Date of Award
Doctor of Philosophy (PhD)
STEM Education & Professional Studies
Occupational and Technical Studies
John M. Ritz
Georges B. Haber
Richard R. Teaff
A committed workforce is critical to the success of any organization. While there was a great deal of debate on how to best describe commitment, one model that attracted a significant following is the Three Component Model (TCM) developed by Meyer and Allen (1988). While it may be argued that the model is a mixed model combining attitudinal and behavioral measures, researchers have largely agreed that the scale that measures affective commitment is both valid and reliable. How commitment is developed in a workforce is of considerable interest. A minority of researchers have considered a variety of antecedents that contribute to the formation of organizational commitment (Cohen, 1993). One aspect of the employment experience is that of an involuntary job loss. It was unclear whether job loss would affect commitment. This study evaluated a population of individuals who were selected from an area that had experienced significant employment losses. All the subjects were part of a uniform pre-employment class prior to gaining employment in the same organization. This study demonstrated that individuals who have lost employment have similar levels of commitment compared to individuals who have not suffered a job loss. Employee demographics and union membership were found to be insignificant in the formation of affective commitment.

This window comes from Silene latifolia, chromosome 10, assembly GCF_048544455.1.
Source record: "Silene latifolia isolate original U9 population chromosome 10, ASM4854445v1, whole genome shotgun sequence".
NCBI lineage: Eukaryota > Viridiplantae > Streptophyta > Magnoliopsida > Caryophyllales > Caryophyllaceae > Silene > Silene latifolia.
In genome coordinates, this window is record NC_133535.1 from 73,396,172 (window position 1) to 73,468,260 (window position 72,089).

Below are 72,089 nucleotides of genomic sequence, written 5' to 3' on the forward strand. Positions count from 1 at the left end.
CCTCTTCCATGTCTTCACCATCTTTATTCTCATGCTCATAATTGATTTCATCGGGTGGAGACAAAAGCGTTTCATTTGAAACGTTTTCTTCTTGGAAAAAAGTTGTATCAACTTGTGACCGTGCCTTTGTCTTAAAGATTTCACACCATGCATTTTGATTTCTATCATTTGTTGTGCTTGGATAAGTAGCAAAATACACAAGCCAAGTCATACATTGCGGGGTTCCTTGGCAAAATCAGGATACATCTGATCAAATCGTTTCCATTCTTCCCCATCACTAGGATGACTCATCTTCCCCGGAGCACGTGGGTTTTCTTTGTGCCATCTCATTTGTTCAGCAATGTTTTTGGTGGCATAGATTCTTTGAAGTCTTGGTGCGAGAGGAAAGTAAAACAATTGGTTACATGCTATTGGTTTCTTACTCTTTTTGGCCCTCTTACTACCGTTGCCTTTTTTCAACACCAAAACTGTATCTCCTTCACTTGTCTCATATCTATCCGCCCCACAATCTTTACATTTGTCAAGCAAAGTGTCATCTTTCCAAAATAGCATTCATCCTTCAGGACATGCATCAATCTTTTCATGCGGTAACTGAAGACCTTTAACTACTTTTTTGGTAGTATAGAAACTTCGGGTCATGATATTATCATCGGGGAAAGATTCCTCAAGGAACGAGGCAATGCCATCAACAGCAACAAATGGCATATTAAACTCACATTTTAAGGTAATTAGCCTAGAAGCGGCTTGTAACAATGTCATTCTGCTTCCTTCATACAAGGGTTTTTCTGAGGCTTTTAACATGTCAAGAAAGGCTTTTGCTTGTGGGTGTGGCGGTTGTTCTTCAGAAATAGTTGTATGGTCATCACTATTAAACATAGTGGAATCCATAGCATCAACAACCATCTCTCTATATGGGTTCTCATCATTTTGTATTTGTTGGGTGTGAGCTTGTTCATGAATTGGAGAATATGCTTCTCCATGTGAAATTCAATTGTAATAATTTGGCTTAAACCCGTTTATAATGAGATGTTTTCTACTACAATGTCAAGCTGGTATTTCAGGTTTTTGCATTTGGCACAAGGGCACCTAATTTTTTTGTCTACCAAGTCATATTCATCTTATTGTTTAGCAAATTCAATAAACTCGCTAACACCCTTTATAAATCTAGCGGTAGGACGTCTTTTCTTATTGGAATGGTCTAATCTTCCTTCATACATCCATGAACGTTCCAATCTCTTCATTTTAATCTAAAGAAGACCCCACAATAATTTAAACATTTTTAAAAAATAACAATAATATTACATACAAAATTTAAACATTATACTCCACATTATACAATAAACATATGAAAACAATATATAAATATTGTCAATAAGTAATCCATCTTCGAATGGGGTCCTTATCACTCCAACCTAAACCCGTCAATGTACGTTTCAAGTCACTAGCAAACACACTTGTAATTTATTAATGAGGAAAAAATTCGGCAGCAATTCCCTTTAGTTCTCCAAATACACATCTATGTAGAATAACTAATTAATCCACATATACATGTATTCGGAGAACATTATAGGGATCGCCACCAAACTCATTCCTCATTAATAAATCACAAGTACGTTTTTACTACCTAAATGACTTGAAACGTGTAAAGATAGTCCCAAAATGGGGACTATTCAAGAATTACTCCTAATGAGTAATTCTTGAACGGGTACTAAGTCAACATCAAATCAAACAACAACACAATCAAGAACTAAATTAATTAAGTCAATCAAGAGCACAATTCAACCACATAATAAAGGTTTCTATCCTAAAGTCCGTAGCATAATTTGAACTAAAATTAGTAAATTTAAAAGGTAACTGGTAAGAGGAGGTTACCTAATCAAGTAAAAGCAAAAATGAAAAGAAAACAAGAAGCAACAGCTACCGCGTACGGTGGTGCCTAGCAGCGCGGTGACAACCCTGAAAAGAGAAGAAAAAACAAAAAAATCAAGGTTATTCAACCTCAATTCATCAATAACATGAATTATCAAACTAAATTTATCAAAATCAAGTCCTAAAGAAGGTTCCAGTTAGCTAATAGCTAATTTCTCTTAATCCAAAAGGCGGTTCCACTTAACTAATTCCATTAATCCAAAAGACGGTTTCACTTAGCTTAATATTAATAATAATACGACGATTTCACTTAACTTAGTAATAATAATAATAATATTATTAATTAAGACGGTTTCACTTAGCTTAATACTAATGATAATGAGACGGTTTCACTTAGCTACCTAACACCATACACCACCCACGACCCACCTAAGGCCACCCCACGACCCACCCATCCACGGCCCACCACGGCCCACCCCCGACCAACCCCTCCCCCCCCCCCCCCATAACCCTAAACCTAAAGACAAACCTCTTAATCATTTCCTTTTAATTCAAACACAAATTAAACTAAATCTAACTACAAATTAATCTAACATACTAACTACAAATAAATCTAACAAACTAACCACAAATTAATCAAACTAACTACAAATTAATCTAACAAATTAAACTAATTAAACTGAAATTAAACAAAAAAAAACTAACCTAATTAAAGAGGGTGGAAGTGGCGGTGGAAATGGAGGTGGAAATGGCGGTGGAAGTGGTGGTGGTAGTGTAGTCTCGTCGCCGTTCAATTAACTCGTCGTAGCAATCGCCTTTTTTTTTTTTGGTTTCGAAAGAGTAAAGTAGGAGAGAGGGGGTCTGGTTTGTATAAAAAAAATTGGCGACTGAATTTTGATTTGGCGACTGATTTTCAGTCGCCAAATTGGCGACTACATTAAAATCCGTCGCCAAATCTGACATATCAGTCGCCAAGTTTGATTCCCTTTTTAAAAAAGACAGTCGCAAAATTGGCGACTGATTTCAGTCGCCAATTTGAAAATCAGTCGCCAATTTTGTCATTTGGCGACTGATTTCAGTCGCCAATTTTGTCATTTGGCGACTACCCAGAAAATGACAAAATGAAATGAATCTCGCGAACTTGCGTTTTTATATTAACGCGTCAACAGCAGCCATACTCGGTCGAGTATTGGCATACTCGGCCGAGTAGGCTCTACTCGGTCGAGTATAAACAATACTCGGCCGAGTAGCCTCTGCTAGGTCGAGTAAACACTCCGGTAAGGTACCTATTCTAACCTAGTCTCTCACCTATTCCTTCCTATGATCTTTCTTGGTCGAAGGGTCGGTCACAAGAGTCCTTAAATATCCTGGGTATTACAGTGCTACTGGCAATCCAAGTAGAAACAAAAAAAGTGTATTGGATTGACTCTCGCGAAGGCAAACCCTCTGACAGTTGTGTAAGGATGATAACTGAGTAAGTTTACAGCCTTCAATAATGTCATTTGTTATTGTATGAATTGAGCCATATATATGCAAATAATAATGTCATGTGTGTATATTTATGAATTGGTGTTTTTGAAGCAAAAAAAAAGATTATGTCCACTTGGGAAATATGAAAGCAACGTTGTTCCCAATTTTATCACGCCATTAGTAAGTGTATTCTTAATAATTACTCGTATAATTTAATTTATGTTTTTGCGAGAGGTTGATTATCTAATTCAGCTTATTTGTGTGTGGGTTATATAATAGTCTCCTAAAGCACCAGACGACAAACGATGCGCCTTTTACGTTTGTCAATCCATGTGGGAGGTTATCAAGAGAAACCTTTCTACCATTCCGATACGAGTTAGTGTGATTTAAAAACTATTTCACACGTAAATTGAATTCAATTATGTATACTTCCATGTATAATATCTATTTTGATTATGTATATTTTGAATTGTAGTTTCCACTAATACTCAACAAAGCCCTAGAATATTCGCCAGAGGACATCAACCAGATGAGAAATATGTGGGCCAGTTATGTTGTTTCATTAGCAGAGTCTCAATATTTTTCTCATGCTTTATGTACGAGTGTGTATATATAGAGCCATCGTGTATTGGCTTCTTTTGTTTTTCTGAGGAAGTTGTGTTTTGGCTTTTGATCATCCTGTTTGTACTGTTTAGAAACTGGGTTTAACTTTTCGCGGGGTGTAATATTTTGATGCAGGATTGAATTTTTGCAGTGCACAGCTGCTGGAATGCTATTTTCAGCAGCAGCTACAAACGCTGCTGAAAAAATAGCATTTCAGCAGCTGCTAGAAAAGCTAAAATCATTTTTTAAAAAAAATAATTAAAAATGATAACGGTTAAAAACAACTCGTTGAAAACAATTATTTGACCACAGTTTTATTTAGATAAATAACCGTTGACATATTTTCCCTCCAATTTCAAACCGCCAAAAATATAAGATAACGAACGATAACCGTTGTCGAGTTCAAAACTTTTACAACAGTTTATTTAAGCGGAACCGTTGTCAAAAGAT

In Copyright. URI: http://rightsstatements.org/vocab/InC/1.0/ This Item is protected by copyright and/or related rights. You are free to use this Item in any way that is permitted by the copyright and related rights legislation that applies to your use. For other uses you need to obtain permission from the rights-holder(s).
Bartocci, Charles A..
"Effects that Previous Employment Experiences Had on Organizational Commitment of an Hourly Workforce"
(2012). Doctor of Philosophy (PhD), Dissertation, STEM Education & Professional Studies, Old Dominion University, DOI: 10.25777/yb5h-1992